Ten years after the publication of Steyerl’s and Rogoff’s articles, we can say that academic artistic research has given rise to an impressive number of interdisciplinary, collaborative and methodologically and conceptually diverse projects (as evidenced in the research catalogue, for instance). But this does not mean that artistic research has not been subject to normative academic mainstreaming. Instead, it suggests that there are more issues at play and that we need a more nuanced understanding of how artistic research forms and conforms in academia, where it is impeded by academic conventions but also facilitated by research funding, infrastructures and networks. Artistic research is indeed being integrated into academic structures but, in doing so, it is also challenging and disintegrating them. The task is, now that artistic research is in the position to assert itself, to push in the direction of “undisciplining” and to mobilize knowledge formations, assembled by academic art-based researchers, “to undo the ground on which they stand” (Rogoff, 2010, p. 40).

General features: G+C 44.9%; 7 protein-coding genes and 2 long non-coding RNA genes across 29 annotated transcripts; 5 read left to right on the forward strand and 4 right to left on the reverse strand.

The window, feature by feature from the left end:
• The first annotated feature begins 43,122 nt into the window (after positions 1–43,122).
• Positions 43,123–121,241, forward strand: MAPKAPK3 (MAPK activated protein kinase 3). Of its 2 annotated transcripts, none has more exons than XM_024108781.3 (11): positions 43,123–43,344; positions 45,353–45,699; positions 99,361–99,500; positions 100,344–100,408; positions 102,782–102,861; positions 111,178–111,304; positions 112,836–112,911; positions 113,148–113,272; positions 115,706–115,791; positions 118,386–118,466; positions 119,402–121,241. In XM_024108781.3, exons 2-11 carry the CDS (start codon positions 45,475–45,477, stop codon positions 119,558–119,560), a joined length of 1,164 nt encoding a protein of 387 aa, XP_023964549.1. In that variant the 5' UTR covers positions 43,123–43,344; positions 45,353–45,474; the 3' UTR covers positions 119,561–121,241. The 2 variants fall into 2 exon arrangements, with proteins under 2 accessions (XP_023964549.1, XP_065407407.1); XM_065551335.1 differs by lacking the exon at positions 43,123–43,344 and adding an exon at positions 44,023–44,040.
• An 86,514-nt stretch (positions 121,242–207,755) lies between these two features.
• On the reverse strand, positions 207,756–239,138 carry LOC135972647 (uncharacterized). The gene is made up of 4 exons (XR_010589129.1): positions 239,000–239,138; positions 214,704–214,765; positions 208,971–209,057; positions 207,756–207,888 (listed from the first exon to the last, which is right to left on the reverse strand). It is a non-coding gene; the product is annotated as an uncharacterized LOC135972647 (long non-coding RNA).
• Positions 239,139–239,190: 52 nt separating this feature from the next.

In her article examining artistic research in terms of “aesthetics of resistance,” and from the perspective of “discipline and conflict,” Steyerl (2010) conceptualizes the in-between-ness of artistic research as a convergence of two conflicting approaches or methodologies —specific as well as singular. Artistic research, Steyerl explains, engages singular methods referencing their own set up and logic, and speaking their own unique languages. But it also lays claim to specificity by participating in a shared paradigm, predicated upon shared criteria, logic and language. It speaks several languages at once, as Steyerl puts it, including its own, untranslatable language (p. 35–36). Steyerl’s framing of artistic research as multilingual, and translating between languages, brings us back to Anzaldúa for whom juggling languages is a key concern. Anzaldúa situates herself at the crossroads of Spanish-American, Anglo-American and Nahuatl cultural and language traditions. She writes Borderlands in all of these languages — switching from one language and cultural code to another, from theory to prose and poetry; creating a “living language” (Anzaldúa, 1987, p. 55). Anzaldúa’s account of how Chicanas are subject to “linguistic terrorism,” being scolded and ridiculed for speaking “illegitimate, bastard language” (p. 58), is somewhat echoed in Steyerl’s remark that artistic research is frequently dismissed as neither art nor research by conservatives (Steyerl, 2010, p. 36).